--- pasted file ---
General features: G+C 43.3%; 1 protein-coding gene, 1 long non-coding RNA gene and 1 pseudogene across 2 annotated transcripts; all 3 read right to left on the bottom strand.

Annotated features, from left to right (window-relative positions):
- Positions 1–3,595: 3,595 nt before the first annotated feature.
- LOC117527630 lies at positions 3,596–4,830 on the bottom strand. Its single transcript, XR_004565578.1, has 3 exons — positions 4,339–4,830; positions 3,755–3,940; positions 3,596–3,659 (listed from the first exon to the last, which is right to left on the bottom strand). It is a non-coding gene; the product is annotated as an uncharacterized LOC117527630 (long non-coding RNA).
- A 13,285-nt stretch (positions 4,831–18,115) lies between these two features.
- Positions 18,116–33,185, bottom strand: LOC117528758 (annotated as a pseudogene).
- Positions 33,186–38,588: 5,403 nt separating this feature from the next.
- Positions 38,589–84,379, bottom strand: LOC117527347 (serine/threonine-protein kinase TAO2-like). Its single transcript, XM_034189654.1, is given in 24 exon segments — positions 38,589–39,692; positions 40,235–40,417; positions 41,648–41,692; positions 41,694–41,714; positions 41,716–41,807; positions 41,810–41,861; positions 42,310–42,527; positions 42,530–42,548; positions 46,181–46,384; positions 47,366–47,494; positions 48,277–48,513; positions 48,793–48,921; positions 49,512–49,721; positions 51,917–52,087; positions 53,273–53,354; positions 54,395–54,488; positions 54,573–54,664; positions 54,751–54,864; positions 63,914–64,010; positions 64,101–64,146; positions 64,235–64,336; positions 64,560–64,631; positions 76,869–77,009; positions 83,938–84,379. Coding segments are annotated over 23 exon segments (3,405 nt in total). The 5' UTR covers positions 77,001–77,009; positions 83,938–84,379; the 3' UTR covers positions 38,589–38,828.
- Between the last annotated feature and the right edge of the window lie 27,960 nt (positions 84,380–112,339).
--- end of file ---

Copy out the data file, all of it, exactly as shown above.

General features: G+C 43.3%; 1 protein-coding gene, 1 long non-coding RNA gene and 1 pseudogene across 2 annotated transcripts; all 3 read right to left on the bottom strand.

Annotated features, from left to right (window-relative positions):
- Positions 1–3,595: 3,595 nt before the first annotated feature.
- LOC117527630 lies at positions 3,596–4,830 on the bottom strand. Its single transcript, XR_004565578.1, has 3 exons — positions 4,339–4,830; positions 3,755–3,940; positions 3,596–3,659 (listed from the first exon to the last, which is right to left on the bottom strand). It is a non-coding gene; the product is annotated as an uncharacterized LOC117527630 (long non-coding RNA).
- A 13,285-nt stretch (positions 4,831–18,115) lies between these two features.
- Positions 18,116–33,185, bottom strand: LOC117528758 (annotated as a pseudogene).
- Positions 33,186–38,588: 5,403 nt separating this feature from the next.
- Positions 38,589–84,379, bottom strand: LOC117527347 (serine/threonine-protein kinase TAO2-like). Its single transcript, XM_034189654.1, is given in 24 exon segments — positions 38,589–39,692; positions 40,235–40,417; positions 41,648–41,692; positions 41,694–41,714; positions 41,716–41,807; positions 41,810–41,861; positions 42,310–42,527; positions 42,530–42,548; positions 46,181–46,384; positions 47,366–47,494; positions 48,277–48,513; positions 48,793–48,921; positions 49,512–49,721; positions 51,917–52,087; positions 53,273–53,354; positions 54,395–54,488; positions 54,573–54,664; positions 54,751–54,864; positions 63,914–64,010; positions 64,101–64,146; positions 64,235–64,336; positions 64,560–64,631; positions 76,869–77,009; positions 83,938–84,379. Coding segments are annotated over 23 exon segments (3,405 nt in total). The 5' UTR covers positions 77,001–77,009; positions 83,938–84,379; the 3' UTR covers positions 38,589–38,828.
- Between the last annotated feature and the right edge of the window lie 27,960 nt (positions 84,380–112,339).